Gladys gave birth to Daniel’s mother Ana in 1962. Two years later, José Manuel died at age 38, leaving Gladys a 32-year-old widow with four girls. She leaned on her faith as she grappled with the loss of her husband and the Revolution’s takeover of her farmland.

 

When Ana’s son Daniel was born in 1986, Ana had him quietly baptized in Santa Clara. She avoided church, yet wanted Daniel to have some connection to the Catholic faith.

 

“I regret that Daniel didn’t make his First Communion, but I was afraid that my career would suffer if I was seen going to church,” Ana said.

 

 
Daniel with his mother Ana. (courtesy of Daniel Rodriguez)

In 1988, Ana was hired as a translator in building a Soviet-funded nuclear power plant near the port of Cienfuegos. Gladys took care of Daniel. After Ana met a Cuban engineer and eventually remarried, Daniel still spent weekends with his grandmother.

 

As she planted seeds of the boy’s faith, Gladys, who had never left Cuba, gave her grandson inklings of a wider world.

 

“She had maps all over the house,” Daniel said in New Orleans. “After lunch, before siesta, we’d lie in adjacent beds. She’d put her feet on the wall and quiz me, ‘What’s the capital of Zimbabwe?’ If I didn’t know, she’d say, ‘Go find the map.’”

 

Ana and her family family moved to Havana in 1993.

 

As Daniel moved through middle school, the only time he attended Mass was on trips back to Rodas to visit his grandmother. Ana still avoided church.

 

In 2011, Daniel enrolled in the elite Vocational Pre-University Institute of Exact Sciences, known as the “Lenin school.” He was 15 and thrilled to board at the rural campus outside Havana, with weekends home. The rigorous teaching, range of students and the immersion in math and science opened his viewfinder on life to come. The food was poor, but in sports and study groups, Daniel forged a bond with guys who, like him, would leave for America in their twenties for better opportunities.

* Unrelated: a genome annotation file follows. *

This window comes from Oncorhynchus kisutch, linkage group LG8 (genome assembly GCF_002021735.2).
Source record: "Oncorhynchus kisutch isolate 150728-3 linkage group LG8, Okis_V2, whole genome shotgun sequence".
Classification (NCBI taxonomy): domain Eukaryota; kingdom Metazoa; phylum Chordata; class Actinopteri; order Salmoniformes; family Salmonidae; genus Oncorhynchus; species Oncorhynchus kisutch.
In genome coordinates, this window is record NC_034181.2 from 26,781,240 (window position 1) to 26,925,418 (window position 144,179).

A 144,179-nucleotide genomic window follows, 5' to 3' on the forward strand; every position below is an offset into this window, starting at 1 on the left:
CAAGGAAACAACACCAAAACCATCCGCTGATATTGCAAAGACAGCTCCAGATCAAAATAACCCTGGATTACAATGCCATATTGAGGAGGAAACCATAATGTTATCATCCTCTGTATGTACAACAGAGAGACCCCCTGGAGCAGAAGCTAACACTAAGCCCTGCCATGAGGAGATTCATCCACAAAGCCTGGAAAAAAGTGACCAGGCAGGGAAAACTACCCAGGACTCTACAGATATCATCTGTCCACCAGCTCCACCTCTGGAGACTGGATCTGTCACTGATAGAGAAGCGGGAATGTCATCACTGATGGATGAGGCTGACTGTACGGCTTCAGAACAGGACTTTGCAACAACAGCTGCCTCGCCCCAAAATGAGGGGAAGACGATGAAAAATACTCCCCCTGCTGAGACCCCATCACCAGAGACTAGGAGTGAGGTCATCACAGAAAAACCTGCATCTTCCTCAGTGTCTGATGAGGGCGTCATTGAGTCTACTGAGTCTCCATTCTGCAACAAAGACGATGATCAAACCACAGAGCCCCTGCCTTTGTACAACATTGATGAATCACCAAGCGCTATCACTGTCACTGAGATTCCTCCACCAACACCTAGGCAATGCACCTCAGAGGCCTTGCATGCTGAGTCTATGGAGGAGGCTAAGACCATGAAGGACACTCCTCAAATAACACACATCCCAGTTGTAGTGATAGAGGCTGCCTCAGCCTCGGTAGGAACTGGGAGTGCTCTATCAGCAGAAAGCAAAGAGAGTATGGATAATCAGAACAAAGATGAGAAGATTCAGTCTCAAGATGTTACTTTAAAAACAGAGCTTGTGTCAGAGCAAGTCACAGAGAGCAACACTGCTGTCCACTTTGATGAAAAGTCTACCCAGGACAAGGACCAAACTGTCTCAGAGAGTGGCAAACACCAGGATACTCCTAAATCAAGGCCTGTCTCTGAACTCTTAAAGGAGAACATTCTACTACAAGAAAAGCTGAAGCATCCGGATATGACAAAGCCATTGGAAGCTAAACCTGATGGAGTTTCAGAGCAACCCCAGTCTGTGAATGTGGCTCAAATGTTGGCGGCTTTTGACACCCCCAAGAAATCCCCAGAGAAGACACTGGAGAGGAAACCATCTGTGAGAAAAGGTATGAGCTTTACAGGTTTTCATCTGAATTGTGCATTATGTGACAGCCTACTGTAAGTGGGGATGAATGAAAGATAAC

As President Raúl Castro has opened the Marxist economy to incremental private enterprise and real estate, Cuba faces the major challenge of brain drain: how to keep its best and brightest.

 

After freshman year in University of Havana’s top engineering track, Daniel saw no future. So on a government-approved trip to Mexico, he made his way to a Homeland Security station at the border of McAllen, Texas.

 

“I want to finish college in America,” he recalls telling the intake official. The man wished him luck. The next day he flew to Miami, where two of his maternal aunts live with their husbands.

 

Given temporary residential status in Miami, Daniel found work in a Cuban restaurant, switched to a job selling shoes, then a hotel clerk. He took ESL lessons at Miami-Dade Community College and won a statewide math prize. He then switched to private tutoring in math and science for the children of doctors, lawyers and other wealthy Cuban Americans.